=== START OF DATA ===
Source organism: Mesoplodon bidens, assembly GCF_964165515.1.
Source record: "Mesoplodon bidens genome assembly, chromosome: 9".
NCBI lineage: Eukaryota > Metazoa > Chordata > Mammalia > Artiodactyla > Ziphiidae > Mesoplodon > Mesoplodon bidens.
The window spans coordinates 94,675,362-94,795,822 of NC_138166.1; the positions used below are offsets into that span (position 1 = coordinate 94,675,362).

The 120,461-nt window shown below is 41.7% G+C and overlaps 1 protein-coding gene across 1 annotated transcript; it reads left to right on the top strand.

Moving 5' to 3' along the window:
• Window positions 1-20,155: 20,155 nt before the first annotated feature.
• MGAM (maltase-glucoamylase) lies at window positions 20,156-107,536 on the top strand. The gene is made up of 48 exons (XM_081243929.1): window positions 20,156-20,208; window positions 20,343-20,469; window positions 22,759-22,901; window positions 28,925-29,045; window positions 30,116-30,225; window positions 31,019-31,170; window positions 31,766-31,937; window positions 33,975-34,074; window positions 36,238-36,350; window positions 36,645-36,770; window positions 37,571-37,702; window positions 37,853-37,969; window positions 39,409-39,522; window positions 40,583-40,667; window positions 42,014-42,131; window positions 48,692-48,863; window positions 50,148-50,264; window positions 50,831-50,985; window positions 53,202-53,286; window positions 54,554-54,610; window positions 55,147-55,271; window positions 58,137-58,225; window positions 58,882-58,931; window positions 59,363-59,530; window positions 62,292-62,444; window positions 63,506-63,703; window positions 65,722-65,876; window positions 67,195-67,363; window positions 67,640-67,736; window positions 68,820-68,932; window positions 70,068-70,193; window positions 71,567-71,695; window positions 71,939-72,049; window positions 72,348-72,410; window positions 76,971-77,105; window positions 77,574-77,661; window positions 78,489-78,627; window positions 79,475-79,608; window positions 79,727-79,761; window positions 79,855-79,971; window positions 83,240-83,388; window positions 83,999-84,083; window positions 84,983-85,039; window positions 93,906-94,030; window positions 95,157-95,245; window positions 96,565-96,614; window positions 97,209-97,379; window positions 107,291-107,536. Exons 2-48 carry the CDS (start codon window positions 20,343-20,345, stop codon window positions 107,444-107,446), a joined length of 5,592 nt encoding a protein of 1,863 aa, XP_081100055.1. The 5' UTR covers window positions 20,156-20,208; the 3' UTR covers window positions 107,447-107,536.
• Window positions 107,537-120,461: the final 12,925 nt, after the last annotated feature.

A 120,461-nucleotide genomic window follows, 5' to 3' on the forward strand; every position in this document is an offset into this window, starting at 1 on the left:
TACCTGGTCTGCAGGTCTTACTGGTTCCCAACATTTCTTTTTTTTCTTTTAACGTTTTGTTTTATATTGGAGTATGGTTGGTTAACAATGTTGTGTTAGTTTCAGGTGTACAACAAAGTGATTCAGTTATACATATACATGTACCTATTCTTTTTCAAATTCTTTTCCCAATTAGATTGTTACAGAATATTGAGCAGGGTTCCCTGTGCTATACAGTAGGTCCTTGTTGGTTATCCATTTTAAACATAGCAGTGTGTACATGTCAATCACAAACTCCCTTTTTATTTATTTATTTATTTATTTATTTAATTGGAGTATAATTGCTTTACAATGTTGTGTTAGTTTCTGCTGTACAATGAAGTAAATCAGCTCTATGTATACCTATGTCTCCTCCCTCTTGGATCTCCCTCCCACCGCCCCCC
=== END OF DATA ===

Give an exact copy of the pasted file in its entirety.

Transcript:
Source organism: Mesoplodon bidens, assembly GCF_964165515.1.
Source record: "Mesoplodon bidens genome assembly, chromosome: 9".
NCBI lineage: Eukaryota > Metazoa > Chordata > Mammalia > Artiodactyla > Ziphiidae > Mesoplodon > Mesoplodon bidens.
The window spans coordinates 94,675,362-94,795,822 of NC_138166.1; the positions used below are offsets into that span (position 1 = coordinate 94,675,362).

The 120,461-nt window shown below is 41.7% G+C and overlaps 1 protein-coding gene across 1 annotated transcript; it reads left to right on the top strand.

Moving 5' to 3' along the window:
• Window positions 1-20,155: 20,155 nt before the first annotated feature.
• MGAM (maltase-glucoamylase) lies at window positions 20,156-107,536 on the top strand. The gene is made up of 48 exons (XM_081243929.1): window positions 20,156-20,208; window positions 20,343-20,469; window positions 22,759-22,901; window positions 28,925-29,045; window positions 30,116-30,225; window positions 31,019-31,170; window positions 31,766-31,937; window positions 33,975-34,074; window positions 36,238-36,350; window positions 36,645-36,770; window positions 37,571-37,702; window positions 37,853-37,969; window positions 39,409-39,522; window positions 40,583-40,667; window positions 42,014-42,131; window positions 48,692-48,863; window positions 50,148-50,264; window positions 50,831-50,985; window positions 53,202-53,286; window positions 54,554-54,610; window positions 55,147-55,271; window positions 58,137-58,225; window positions 58,882-58,931; window positions 59,363-59,530; window positions 62,292-62,444; window positions 63,506-63,703; window positions 65,722-65,876; window positions 67,195-67,363; window positions 67,640-67,736; window positions 68,820-68,932; window positions 70,068-70,193; window positions 71,567-71,695; window positions 71,939-72,049; window positions 72,348-72,410; window positions 76,971-77,105; window positions 77,574-77,661; window positions 78,489-78,627; window positions 79,475-79,608; window positions 79,727-79,761; window positions 79,855-79,971; window positions 83,240-83,388; window positions 83,999-84,083; window positions 84,983-85,039; window positions 93,906-94,030; window positions 95,157-95,245; window positions 96,565-96,614; window positions 97,209-97,379; window positions 107,291-107,536. Exons 2-48 carry the CDS (start codon window positions 20,343-20,345, stop codon window positions 107,444-107,446), a joined length of 5,592 nt encoding a protein of 1,863 aa, XP_081100055.1. The 5' UTR covers window positions 20,156-20,208; the 3' UTR covers window positions 107,447-107,536.
• Window positions 107,537-120,461: the final 12,925 nt, after the last annotated feature.

A 120,461-nucleotide genomic window follows, 5' to 3' on the forward strand; every position in this document is an offset into this window, starting at 1 on the left:
TACCTGGTCTGCAGGTCTTACTGGTTCCCAACATTTCTTTTTTTTCTTTTAACGTTTTGTTTTATATTGGAGTATGGTTGGTTAACAATGTTGTGTTAGTTTCAGGTGTACAACAAAGTGATTCAGTTATACATATACATGTACCTATTCTTTTTCAAATTCTTTTCCCAATTAGATTGTTACAGAATATTGAGCAGGGTTCCCTGTGCTATACAGTAGGTCCTTGTTGGTTATCCATTTTAAACATAGCAGTGTGTACATGTCAATCACAAACTCCCTTTTTATTTATTTATTTATTTATTTATTTAATTGGAGTATAATTGCTTTACAATGTTGTGTTAGTTTCTGCTGTACAATGAAGTAAATCAGCTCTATGTATACCTATGTCTCCTCCCTCTTGGATCTCCCTCCCACCGCCCCCC